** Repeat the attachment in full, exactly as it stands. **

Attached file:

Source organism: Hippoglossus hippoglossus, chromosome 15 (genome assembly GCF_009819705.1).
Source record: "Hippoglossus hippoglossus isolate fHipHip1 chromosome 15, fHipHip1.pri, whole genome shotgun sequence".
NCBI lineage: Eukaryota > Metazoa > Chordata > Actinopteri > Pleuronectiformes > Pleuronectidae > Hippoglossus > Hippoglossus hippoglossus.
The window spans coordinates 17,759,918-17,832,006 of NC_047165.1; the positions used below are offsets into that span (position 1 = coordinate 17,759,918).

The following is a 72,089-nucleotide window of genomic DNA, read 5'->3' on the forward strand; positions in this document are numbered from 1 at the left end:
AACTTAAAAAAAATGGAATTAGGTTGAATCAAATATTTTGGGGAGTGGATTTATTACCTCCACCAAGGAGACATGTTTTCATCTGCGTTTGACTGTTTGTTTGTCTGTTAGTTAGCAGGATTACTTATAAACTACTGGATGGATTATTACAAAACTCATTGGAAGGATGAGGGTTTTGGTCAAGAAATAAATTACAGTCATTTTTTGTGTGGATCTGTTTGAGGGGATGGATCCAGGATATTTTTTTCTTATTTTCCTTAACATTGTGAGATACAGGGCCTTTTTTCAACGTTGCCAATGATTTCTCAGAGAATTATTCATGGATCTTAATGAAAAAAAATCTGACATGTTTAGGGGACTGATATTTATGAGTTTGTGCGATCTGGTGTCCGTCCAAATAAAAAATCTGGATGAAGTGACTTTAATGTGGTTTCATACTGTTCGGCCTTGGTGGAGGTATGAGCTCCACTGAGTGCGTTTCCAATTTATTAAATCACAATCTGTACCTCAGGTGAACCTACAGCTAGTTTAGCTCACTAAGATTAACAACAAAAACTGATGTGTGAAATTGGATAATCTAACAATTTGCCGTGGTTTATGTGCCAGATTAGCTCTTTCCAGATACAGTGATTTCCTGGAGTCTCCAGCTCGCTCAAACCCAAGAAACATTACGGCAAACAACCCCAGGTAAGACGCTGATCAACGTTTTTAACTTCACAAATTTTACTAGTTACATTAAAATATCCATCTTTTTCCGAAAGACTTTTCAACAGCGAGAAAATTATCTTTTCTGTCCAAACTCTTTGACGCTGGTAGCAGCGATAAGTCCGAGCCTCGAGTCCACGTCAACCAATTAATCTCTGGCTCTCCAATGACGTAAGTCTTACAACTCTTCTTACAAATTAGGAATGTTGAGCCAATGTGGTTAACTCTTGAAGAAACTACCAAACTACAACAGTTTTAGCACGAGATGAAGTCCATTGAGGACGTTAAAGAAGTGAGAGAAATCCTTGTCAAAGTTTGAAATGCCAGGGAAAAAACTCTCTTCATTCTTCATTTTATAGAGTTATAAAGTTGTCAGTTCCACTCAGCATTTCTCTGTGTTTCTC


Source organism: Hippoglossus hippoglossus, chromosome 15 (genome assembly GCF_009819705.1).
Source record: "Hippoglossus hippoglossus isolate fHipHip1 chromosome 15, fHipHip1.pri, whole genome shotgun sequence".
NCBI lineage: Eukaryota > Metazoa > Chordata > Actinopteri > Pleuronectiformes > Pleuronectidae > Hippoglossus > Hippoglossus hippoglossus.
The window spans coordinates 17,759,918-17,832,006 of NC_047165.1; the positions used below are offsets into that span (position 1 = coordinate 17,759,918).

The following is a 72,089-nucleotide window of genomic DNA, read 5'->3' on the forward strand; positions in this document are numbered from 1 at the left end:
AACTTAAAAAAAATGGAATTAGGTTGAATCAAATATTTTGGGGAGTGGATTTATTACCTCCACCAAGGAGACATGTTTTCATCTGCGTTTGACTGTTTGTTTGTCTGTTAGTTAGCAGGATTACTTATAAACTACTGGATGGATTATTACAAAACTCATTGGAAGGATGAGGGTTTTGGTCAAGAAATAAATTACAGTCATTTTTTGTGTGGATCTGTTTGAGGGGATGGATCCAGGATATTTTTTTCTTATTTTCCTTAACATTGTGAGATACAGGGCCTTTTTTCAACGTTGCCAATGATTTCTCAGAGAATTATTCATGGATCTTAATGAAAAAAAATCTGACATGTTTAGGGGACTGATATTTATGAGTTTGTGCGATCTGGTGTCCGTCCAAATAAAAAATCTGGATGAAGTGACTTTAATGTGGTTTCATACTGTTCGGCCTTGGTGGAGGTATGAGCTCCACTGAGTGCGTTTCCAATTTATTAAATCACAATCTGTACCTCAGGTGAACCTACAGCTAGTTTAGCTCACTAAGATTAACAACAAAAACTGATGTGTGAAATTGGATAATCTAACAATTTGCCGTGGTTTATGTGCCAGATTAGCTCTTTCCAGATACAGTGATTTCCTGGAGTCTCCAGCTCGCTCAAACCCAAGAAACATTACGGCAAACAACCCCAGGTAAGACGCTGATCAACGTTTTTAACTTCACAAATTTTACTAGTTACATTAAAATATCCATCTTTTTCCGAAAGACTTTTCAACAGCGAGAAAATTATCTTTTCTGTCCAAACTCTTTGACGCTGGTAGCAGCGATAAGTCCGAGCCTCGAGTCCACGTCAACCAATTAATCTCTGGCTCTCCAATGACGTAAGTCTTACAACTCTTCTTACAAATTAGGAATGTTGAGCCAATGTGGTTAACTCTTGAAGAAACTACCAAACTACAACAGTTTTAGCACGAGATGAAGTCCATTGAGGACGTTAAAGAAGTGAGAGAAATCCTTGTCAAAGTTTGAAATGCCAGGGAAAAAACTCTCTTCATTCTTCATTTTATAGAGTTATAAAGTTGTCAGTTCCACTCAGCATTTCTCTGTGTTTCTC